Last week saw a disaster in my home state that one Facebook poster called "a disaster of Old Testament proportions." Friends are blogging about their experiences worrying about family members in harm's way. I think I'll start this blog with my comment on one such blog:
"I was sitting at home watching the Weather Channel thinking about my child just as you were thinking about your sister. Erin did get a call in to me as they evacuated the airport in Birmingham where she was waiting to take off. I could hear the fear in her voice as men yelled in the background to get down. Our connection ended. The reporter being interviewed on the Weather Channel was in Birmingham. The tornado appeared over his shoulder just as he was showing the audience the "trash" that was raining down from the sky...debris from the tornado in Tuscaloosa. It was a very large piece of glass and a piece of a cinder block. I watched the tornado hit Birmingham. No calls got through to Erin. The announcer on the Weather Channel said, "There goes the airport." How did I feel? Numb. What was going through my mind? Dear, God, no. Not my baby. Not Erin. No. No. No. He's wrong. That didn't hit the airport. I had heard the fear in her voice and couldn't get to her. Couldn't hold her. Her last words before she hung up? "Love you, Mom." Mine to her? "Me you, too." Just like every conversation. My sister was hit with a tornado in Cordova that morning and another that afternoon. One of her friends lost a child. Teresa's, Donna's roommate, niece whom Teresa has adopted lost a classmate. Another six-year-old died. Total of eight in that very, very small town. It would be like eight people in Lowery dying. It's that small. I couldn't get a call through to Donna, just voice mail. When the second one hit I knew that since they didn't have power that they didn't have sirens. Thankfully, she had her weather radio. They never heard it coming. Two kids that were killed were skateboarding in the parking lot of what had been that morning the town's only grocery store. There was no reason they shouldn't be outside. The sky was partly cloudy. No wind. No warning. Cordova was the only town in all states hit that day that was effectively wiped out twice. Deaths both times. Even knowing that, all I could think of was that Erin was sitting in the bathroom at the Birmingham Airport underneath the hand dryer. She had spoken to Bethany and was scared for her. She called us to tell us she loved us. How do I feel now? Numb. I can barely breathe knowing how close I was to losing her that day. How close I was to losing both of them. I could sympathize with my mother who was afraid for her child the same as I was afraid for mine. There are mothers across four states who went through what I did that day. What my mother went through. What your mother went through. What Ashton's mother went through. Every time I let myself think about it, I can't breathe. I don't know how they're dealing with it, but I know how I have chosen to. I have chosen not to deal with it. Denial? You bet. I can't live with the thought of losing her, much less facing how close I came on Wednesday."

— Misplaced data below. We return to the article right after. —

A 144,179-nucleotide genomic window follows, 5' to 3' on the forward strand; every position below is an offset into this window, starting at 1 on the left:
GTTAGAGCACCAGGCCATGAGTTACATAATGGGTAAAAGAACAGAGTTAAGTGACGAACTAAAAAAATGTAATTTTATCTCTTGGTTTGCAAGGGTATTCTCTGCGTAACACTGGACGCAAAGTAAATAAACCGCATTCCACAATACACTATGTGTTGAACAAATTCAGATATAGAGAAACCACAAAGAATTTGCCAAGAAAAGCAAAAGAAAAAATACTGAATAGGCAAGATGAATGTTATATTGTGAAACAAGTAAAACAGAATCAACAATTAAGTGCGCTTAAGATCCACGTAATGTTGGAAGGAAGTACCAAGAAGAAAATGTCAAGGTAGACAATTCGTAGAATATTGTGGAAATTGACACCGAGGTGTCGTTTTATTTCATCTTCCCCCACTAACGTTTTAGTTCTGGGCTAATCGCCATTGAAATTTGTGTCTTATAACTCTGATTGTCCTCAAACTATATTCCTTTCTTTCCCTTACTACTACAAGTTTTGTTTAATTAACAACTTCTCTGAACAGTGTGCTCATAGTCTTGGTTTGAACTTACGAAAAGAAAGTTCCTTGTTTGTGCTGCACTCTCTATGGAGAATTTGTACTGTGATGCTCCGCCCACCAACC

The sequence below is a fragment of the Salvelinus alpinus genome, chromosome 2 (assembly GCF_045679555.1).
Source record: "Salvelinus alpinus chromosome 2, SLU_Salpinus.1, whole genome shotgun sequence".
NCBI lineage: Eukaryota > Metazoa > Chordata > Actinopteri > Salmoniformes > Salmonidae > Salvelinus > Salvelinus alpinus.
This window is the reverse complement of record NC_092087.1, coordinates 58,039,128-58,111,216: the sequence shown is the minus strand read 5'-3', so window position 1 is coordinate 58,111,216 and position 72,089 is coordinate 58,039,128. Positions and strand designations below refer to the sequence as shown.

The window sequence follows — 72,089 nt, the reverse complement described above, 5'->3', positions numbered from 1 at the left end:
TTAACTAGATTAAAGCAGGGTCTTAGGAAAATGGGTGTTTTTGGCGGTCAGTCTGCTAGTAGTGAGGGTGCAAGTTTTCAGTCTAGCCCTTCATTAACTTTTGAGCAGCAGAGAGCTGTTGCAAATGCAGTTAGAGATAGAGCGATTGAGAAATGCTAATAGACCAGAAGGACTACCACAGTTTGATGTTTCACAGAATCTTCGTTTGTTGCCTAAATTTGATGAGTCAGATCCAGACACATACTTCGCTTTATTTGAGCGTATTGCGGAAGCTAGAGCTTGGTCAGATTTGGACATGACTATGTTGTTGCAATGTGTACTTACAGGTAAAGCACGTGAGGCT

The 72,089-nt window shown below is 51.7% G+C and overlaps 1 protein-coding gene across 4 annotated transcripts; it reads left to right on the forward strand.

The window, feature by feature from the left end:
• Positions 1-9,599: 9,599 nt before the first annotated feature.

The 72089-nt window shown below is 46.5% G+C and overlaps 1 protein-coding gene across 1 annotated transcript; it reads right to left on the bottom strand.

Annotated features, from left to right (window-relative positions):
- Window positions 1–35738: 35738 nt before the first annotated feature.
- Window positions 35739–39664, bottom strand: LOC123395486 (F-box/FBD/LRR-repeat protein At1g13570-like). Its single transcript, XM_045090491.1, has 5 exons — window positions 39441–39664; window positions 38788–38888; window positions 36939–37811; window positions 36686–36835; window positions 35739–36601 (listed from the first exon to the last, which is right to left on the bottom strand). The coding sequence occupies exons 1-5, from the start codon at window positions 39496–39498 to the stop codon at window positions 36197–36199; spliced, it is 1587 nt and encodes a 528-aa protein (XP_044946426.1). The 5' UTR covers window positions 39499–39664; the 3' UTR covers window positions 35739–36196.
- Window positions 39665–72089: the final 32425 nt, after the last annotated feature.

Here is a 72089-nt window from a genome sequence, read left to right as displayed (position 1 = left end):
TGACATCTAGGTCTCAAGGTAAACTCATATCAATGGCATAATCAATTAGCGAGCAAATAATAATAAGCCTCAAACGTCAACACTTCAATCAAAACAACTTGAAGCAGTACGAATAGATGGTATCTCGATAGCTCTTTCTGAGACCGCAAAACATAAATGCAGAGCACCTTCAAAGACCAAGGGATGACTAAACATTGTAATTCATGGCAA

Responses the day after that series of horrible tornadoes were emotional. Then I noticed a new Friend on Facebook: Toomers for Tide. Talk about a ground swell of support! Now I log on as often as I can to check the posts from Toomers. This poor guy has gotten help to keep this organized. Good thing! He seems to be organizing offers of help from across the country. This morning I saw responses from Annapolis, Las Vegas, Georgia, Ohio, Maryland.
It is so easy to get caught up in our own misery that often we don't open our eyes to the misery of others. It is easy to begin to doubt the elemental goodness of Man. We moved Erin home from Tuscaloosa yesterday. We saw only a very small area that was devastated by the tornado there. We made a point of staying out of the way as much as possible. But what we saw broke my heart. We saw cars that first responders had marked with spray paint to indicate whether or not a body had been inside. We saw rubble where businesses, already dealing with a struggling economy, once stood. One street over life was normal, untouched. What else did I see? National Guardsmen watching over a group of teenagers as they dashed across traffic. Orange Beach police vehicles parked next to Tuscaloosa City police vehicles. I saw bucket trucks three and four deep parked all along roads working to bring electricity back to ravaged neighborhoods. I saw people from all walks of life who had left their homes to reach out to those in need.
Looking back over the posts from Toomers I am reminded that I am blessed. My heart is full from the efforts of others reaching out to strangers. I mourn for those who were lost and their families. So why do I feel blessed? Because my loved ones survived. Because God was watching over the ones I love. Because God answers prayers - even those made up of, "Please, God, no." Three little words. Repeated. Over and over. And He heard me. I am humbled by the despair I see in others' faces as they beg for help on the news. I am humbled by goodness of others as they put their lives on hold to help others put their lives back together. I am a speck of dust in God's universe yet he heard my prayer. His answer could just have easily been something else. So now I will continue to repeat another short prayer, "Thank you, God. I am blessed."